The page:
Free Treatment Options Essays and Papers

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  • Angina: Diagnosis and Treatment Options

    804 Words  | 4 Pages

    Angina: Diagnosis and Treatment Options Angina refers to the pain arising from lack of adequate blood supply to the heart muscle. Typically, it is a crushing pain behind the breastbone in the center of the chest, brought on by exertion and relieved by rest. It may at times radiate to or arise in the left arm, neck, jaw, left chest, or back. It is frequently accompanied by sweating, palpitations of the heart, and generally lasts a matter of minutes. Similar pain syndromes may be caused

  • Schizophrenia: The Disease and Treatment Options

    3034 Words  | 13 Pages

    Schizophrenia: The Disease and Treatment Options Leann was a beautiful 17-year- old with a great future ahead of her. She was the star of TV commercials, and sang in the high school choir. She was the envy of all the schoolgirls and the teachers' favorite. She lived in Crawford, Colorado and helped her family on the farm. She had high hopes of becoming a beautician and hairdresser and going on to college or technical school to develop her talent. Now, at age 45 she lives in an apartment

  • Parkinson’s Disease and Medical Treatment Options

    1547 Words  | 7 Pages

    Parkinson’s Disease and Medical Treatment Options For many 50 year olds, tasks such as writing or walking can be easily preformed without much attention. In fact, the term “task” seems to stress that there is a greater level of effort than is truly exerted in order for the average person to perform these actions. However, for a patient of Parkinson’s Disease who is diagnosed on average at the age of 50, these every day activities take a great deal of time, attention, and effort to be preformed

  • Phytoremediation: Green Technology for the Future

    2178 Words  | 9 Pages

    and trees are used to remove or stabilize hazardous pollutants that exist in soil, sediments, surface water or groundwater. The EPA (environmental protection agency) estimates that more than 30,000 sites in the U.S. are in need of environmental treatment, and a great number of these sites are contaminated with highly toxic metals. Abandoned or under-used commercial and industrial facilities, termed as “brownfields,” are a major contributor to this environment concern. “Brownfields” pose significant

  • Diabetes

    1420 Words  | 6 Pages

    and watch what he or she eats in order to help prevent diabetes (Chiasson and Rabasa-Lhoret 80). According to Whittemore, Bak, Melkus, and Grey, a lifestyle change is the main way that a person can manage his or her obesity, alone with other treatment options, such as a very low-calorie diet, and weight-loss surgery (341). Overweight and obesity are the main causes of hypertension, type 2 diabetes, coronary heart disease, gall bladder disease, osteoarthritis and lung cancer. Changing lifestyle and

  • St. John's Wort As A Treatment For Depression: Herbal Healer or Ineffective Alternative?

    1110 Words  | 5 Pages

    St. John's Wort As A Treatment For Depression: Herbal Healer or Ineffective Alternative? This country has its share of major health issues, and Depression has remained a prominent one. With a prevalence rate of one in twenty suffering from this psychological disease in the US, (1) it is no wonder that many varying treatment options now exist for sufferers. The most common approach to treating Depression is with some form of psychotherapy coupled with prescription drugs. However, this traditional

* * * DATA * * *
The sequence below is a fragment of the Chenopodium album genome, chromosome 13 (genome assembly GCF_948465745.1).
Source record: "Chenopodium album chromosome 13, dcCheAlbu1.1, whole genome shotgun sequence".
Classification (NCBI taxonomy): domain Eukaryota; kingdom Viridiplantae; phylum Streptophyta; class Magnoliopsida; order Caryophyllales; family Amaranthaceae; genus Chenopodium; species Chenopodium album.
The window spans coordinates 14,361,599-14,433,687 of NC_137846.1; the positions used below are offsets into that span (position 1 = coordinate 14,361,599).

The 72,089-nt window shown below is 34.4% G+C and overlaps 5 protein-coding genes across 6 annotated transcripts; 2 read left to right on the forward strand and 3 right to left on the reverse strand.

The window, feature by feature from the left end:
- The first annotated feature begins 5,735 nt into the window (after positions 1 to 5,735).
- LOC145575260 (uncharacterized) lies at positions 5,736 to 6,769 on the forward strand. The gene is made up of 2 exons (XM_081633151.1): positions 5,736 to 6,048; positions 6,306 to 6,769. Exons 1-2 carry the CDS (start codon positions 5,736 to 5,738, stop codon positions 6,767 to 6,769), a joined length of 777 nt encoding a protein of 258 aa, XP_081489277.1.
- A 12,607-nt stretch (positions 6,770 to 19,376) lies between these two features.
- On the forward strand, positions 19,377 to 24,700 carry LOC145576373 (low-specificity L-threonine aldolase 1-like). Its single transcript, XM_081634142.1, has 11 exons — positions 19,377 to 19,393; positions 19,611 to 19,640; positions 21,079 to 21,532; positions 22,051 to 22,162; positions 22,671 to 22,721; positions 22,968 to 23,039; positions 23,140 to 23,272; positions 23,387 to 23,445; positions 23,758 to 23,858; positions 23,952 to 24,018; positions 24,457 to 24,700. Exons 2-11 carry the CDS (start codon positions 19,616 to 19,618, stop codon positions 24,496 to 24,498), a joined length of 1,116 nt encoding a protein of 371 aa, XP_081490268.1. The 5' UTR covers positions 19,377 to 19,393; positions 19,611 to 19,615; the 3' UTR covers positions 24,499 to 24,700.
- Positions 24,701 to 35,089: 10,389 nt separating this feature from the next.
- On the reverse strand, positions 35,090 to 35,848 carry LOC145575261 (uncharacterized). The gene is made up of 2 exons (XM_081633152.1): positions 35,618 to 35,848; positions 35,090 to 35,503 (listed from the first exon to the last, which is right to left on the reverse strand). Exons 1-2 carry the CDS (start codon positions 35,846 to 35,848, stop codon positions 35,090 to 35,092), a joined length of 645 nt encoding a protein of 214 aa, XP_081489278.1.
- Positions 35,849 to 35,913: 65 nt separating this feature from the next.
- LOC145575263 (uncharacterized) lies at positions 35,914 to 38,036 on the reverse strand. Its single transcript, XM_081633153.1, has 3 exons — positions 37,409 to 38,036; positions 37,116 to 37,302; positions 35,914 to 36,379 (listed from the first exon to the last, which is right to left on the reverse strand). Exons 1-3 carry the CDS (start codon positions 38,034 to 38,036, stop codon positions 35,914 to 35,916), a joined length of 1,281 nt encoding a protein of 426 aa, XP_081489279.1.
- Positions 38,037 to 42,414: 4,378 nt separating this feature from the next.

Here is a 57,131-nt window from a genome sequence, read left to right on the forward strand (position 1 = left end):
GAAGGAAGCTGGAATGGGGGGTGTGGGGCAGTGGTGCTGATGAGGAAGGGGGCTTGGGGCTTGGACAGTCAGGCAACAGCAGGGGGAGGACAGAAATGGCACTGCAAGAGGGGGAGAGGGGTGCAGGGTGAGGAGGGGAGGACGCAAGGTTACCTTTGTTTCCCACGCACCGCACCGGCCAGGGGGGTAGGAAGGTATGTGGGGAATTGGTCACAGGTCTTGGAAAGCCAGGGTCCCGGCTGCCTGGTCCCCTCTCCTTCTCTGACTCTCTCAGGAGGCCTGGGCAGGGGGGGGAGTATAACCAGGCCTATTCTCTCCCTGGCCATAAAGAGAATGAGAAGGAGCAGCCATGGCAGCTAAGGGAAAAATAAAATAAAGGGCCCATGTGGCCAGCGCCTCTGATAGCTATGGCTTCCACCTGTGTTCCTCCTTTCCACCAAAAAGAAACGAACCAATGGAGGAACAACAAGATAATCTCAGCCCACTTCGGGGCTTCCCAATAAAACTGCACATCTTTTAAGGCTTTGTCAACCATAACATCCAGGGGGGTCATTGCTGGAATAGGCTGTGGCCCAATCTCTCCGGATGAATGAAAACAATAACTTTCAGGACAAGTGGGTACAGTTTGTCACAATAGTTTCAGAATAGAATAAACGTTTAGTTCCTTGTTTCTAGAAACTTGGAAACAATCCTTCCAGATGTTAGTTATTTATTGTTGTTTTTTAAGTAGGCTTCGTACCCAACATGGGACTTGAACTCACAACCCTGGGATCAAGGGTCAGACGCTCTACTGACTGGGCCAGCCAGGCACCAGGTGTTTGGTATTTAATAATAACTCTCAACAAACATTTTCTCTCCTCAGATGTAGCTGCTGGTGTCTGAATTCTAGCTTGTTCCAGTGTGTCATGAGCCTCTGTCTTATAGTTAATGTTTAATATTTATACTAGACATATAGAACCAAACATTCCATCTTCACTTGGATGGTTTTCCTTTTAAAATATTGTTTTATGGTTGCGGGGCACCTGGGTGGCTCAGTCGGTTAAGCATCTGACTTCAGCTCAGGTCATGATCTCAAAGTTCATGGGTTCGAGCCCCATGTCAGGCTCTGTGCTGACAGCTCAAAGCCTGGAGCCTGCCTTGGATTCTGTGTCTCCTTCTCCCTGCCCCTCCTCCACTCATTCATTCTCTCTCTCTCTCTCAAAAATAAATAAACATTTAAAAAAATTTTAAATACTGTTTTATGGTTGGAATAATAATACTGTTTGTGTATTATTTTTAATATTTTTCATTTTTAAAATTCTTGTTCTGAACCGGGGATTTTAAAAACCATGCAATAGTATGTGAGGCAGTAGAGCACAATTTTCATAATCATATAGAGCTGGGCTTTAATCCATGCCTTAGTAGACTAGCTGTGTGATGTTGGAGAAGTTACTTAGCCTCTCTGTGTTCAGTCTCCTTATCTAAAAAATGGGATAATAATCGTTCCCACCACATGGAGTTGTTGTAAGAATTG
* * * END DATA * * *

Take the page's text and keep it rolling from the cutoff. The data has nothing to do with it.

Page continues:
• Dying With Dignity

    1105 Words  | 5 Pages

    that many terminally ill patients suffering extreme pain may not be competent to make a rational decision about whether they want to live or die. The role of doctors in this complex situation is to provide medical treatment when possible, and appropriate pain relief when treatment options have been exhausted. By assisting patients in suicide, doctors play a role that is contrary to the mission of their profession. An excelled example of physician-assisted suicide is the famous practice of Dr. Jack

  • Knee Ligament Injury

    1163 Words  | 5 Pages

    joint. Without treatment, the patient may develop many other knee problems that can have lasting effects. Proper care can make the knee joint stable again. It takes teamwork: you, your doctor, and your physical therapist all working together. Before the knee can be treated, an evaluation is needed. After treatment, the patient plays a large role in the recovery of the knee. An evaluation helps the doctor know how severe the particular injury is. It also points to your best treatment options. The sooner

  • Leukemia

    798 Words  | 4 Pages

    More studies are needed to prove this link. Some genetic conditions, such as Down’s syndrome, are also believed to increase the risk factor. Exposure to some chemicals is also suspected to be a risk factor. By learning the causes of leukemia treatment options will become available(MedicineNet-leukemia, 1997). There are many symptoms of leukemia. The symptoms of leukemia are the same for all the different types of leukemia. The acute types of leukemia, ALL and AML, symptoms are seen more quickly than


    1545 Words  | 7 Pages

    untreated sleep apnea may be responsible for job impairment and motor vehicle crashes. Fortunately, sleep apnea can be diagnosed and treated. Several treatment options exist, and research into additional options continues. How is Sleep Apnea treated? There is currently no proven drug therapy for sleep apnea. However, there are 4 basic approaches to treatment, which are not mutually exclusive: 1. Modification of circumstances which may be causing sleep apnea or making it worse. This would include weight